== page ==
The Church in Malta has urged the Government to “think of the long-term common good” in the preparation of the 2020 Budget.
Driving the news
The Maltese Church’s Justice and Peace Commission released a series of recommendations last week in response to the Government’s release of its Pre-Budget Document.
“Using economic growth as the most important yardstick by which progress is measured is simplistic and most of the times misleading”, the Commission said.
“Ethics and sustainability are key in the measurement of progress and should be given their due weight in the decision-making process”.
The big picture
The Maltese Church’s recommendations for the Budget fall under three headings, coinciding with three of the UN’s Sustainable Development Goals: no poverty, good health and well-being, and decent work and economic growth.
“These encompass the country’s current most pressing issues”, the Commission said.
With regard to help to the poor, the Church said the Government should focus on areas such as “the need for dignified and affordable housing”, domestic abuse and at-risk youth.
The Commission added that “local studies have shown that refugees and asylum seekers are amongst the individuals at the highest risk of poverty and social exclusion”.
For that reason, the Church expressed its deep “concern” that the Government has framed Budget issues to do with migrants “as a security issue rather than a humanitarian one”.
“The authorities are perpetuating the idea that such individuals are in some way a peril to our society”, the Commission denounced.
It also renewed a 2018 plea that the Government “view asylum seekers as individuals with their own rights, rather than viewing them simply as a collective issue posing a problem to our nation”.
With regard to the good health and well-being goal, the Maltese Church implored the Government to prioritise mental health and good air quality.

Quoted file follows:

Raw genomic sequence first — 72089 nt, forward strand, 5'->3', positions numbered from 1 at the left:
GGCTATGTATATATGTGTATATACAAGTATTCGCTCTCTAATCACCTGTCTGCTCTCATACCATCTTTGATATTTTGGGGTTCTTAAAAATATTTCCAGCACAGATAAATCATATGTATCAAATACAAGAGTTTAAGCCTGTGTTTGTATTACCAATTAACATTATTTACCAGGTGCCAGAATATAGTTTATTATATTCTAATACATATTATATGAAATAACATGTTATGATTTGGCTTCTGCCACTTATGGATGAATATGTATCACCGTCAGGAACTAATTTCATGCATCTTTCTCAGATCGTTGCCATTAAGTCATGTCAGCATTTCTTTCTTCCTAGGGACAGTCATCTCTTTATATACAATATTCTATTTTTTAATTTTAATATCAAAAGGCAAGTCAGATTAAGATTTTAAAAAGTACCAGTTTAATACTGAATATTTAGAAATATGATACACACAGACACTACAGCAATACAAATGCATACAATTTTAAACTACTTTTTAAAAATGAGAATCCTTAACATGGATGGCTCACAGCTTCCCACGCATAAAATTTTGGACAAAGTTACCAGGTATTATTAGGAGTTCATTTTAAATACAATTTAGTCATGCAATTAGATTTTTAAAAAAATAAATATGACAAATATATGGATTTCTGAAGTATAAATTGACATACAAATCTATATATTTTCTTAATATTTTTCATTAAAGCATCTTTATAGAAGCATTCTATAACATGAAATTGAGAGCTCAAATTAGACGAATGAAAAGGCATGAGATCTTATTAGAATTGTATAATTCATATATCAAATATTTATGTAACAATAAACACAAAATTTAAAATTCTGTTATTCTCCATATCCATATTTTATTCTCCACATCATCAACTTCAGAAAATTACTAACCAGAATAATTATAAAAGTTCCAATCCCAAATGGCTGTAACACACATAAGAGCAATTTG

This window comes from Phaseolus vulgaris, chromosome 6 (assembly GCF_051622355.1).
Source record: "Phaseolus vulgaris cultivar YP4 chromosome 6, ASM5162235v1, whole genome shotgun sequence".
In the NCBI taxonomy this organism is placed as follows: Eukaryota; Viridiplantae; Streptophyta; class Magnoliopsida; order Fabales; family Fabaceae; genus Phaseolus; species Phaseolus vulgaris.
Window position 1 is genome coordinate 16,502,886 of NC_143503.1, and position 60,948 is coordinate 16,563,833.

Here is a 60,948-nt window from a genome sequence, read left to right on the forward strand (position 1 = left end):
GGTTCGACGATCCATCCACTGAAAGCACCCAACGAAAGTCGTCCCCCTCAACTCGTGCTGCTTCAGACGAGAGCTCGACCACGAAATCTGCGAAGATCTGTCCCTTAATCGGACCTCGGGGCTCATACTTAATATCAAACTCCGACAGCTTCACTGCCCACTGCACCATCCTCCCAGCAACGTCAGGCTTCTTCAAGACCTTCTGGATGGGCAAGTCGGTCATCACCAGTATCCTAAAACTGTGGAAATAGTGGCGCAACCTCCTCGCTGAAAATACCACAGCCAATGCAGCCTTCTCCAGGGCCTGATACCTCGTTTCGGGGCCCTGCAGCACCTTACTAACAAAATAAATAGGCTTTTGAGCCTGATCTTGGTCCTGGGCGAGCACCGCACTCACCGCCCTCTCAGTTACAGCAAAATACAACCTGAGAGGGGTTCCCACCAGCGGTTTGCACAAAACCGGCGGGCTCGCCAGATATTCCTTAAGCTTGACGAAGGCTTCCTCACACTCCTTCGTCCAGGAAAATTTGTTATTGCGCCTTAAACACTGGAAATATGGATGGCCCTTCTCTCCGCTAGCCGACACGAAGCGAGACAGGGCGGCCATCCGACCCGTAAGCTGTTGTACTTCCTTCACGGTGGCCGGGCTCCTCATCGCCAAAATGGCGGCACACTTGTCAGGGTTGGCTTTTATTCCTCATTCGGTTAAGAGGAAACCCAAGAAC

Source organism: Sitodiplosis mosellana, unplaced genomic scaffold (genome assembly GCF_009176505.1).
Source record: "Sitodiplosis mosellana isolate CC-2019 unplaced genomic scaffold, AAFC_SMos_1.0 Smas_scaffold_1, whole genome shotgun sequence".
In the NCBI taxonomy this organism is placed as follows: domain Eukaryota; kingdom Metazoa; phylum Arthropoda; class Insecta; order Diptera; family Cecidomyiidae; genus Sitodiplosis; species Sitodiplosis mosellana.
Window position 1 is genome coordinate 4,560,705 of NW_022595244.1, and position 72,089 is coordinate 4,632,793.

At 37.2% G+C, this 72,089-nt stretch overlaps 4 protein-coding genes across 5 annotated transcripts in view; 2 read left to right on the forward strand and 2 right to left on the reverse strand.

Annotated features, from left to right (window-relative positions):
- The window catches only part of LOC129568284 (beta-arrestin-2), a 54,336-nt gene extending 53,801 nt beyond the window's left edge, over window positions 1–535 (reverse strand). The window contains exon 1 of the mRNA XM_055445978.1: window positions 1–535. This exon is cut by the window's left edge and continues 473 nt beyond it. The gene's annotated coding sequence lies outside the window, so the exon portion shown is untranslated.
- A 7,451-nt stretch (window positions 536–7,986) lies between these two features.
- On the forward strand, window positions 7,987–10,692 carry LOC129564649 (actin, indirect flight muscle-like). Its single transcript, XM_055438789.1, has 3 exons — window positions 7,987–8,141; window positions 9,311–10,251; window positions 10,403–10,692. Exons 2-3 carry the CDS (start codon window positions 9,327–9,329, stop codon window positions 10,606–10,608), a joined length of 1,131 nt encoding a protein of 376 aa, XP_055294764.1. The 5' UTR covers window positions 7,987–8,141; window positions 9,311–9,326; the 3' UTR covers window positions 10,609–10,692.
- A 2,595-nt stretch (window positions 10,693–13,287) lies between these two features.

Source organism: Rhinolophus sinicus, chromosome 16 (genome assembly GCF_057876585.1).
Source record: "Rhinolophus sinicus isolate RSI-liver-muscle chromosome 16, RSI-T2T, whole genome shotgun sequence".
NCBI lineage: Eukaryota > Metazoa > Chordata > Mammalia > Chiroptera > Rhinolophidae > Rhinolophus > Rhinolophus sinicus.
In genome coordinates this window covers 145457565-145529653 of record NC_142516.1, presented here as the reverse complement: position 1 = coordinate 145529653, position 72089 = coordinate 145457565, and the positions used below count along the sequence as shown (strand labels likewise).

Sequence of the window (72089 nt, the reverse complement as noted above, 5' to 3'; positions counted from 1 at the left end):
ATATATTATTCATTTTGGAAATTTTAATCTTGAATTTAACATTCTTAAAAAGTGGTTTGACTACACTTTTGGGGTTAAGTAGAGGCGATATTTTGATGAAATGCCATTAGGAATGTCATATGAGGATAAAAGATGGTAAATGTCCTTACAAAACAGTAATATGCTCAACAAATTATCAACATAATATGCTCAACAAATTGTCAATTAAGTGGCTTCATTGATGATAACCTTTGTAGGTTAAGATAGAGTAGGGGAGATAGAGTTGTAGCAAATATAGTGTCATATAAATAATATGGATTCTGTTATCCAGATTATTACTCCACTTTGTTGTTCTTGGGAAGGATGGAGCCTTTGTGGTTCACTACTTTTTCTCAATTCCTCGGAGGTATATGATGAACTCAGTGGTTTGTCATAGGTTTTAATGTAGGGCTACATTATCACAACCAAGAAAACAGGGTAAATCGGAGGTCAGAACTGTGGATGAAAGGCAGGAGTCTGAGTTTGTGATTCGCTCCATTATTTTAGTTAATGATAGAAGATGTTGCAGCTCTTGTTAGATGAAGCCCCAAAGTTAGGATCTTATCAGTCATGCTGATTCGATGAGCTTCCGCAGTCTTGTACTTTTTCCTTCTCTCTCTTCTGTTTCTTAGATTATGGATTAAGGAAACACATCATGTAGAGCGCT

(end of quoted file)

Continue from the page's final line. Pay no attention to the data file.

On the decent work and economic growth issue, the Commission denounced that Malta “continues to record higher than expected growth rates, low unemployment figures and controlled inflation levels”.
In the face of the “precarious” and “unstable” labour market, as well as the reality of increasing prices, the Church said “the current minimum wage is simply not sufficient for someone to live a dignified life in Malta”.
While cautious on a “clean-cut increase” increase in the minimum wage out of inflation concerns, the Commission suggested to the Government “that the redistribution mechanism… be improved, to ensure that the lower income groups can make ends meet and have a decent standard of living”.
Why it matters
The Maltese Church Commission concluded its message insisting that the present wave of economic growth in the country “should be enjoyed by all” and no vulnerable people should be left behind.
The Church echoed sentiments expressed by Pope Francis in his 2015 encyclical Laudato si’, to the effect that we need to move away from “a politics concerned with immediate results, supported by consumerist sectors of the population, … driven to produce short-term growth”.
“True statecraft is manifest when, in difficult times, we uphold high principles and think of the long-term common good”, the Maltese Church insisted.
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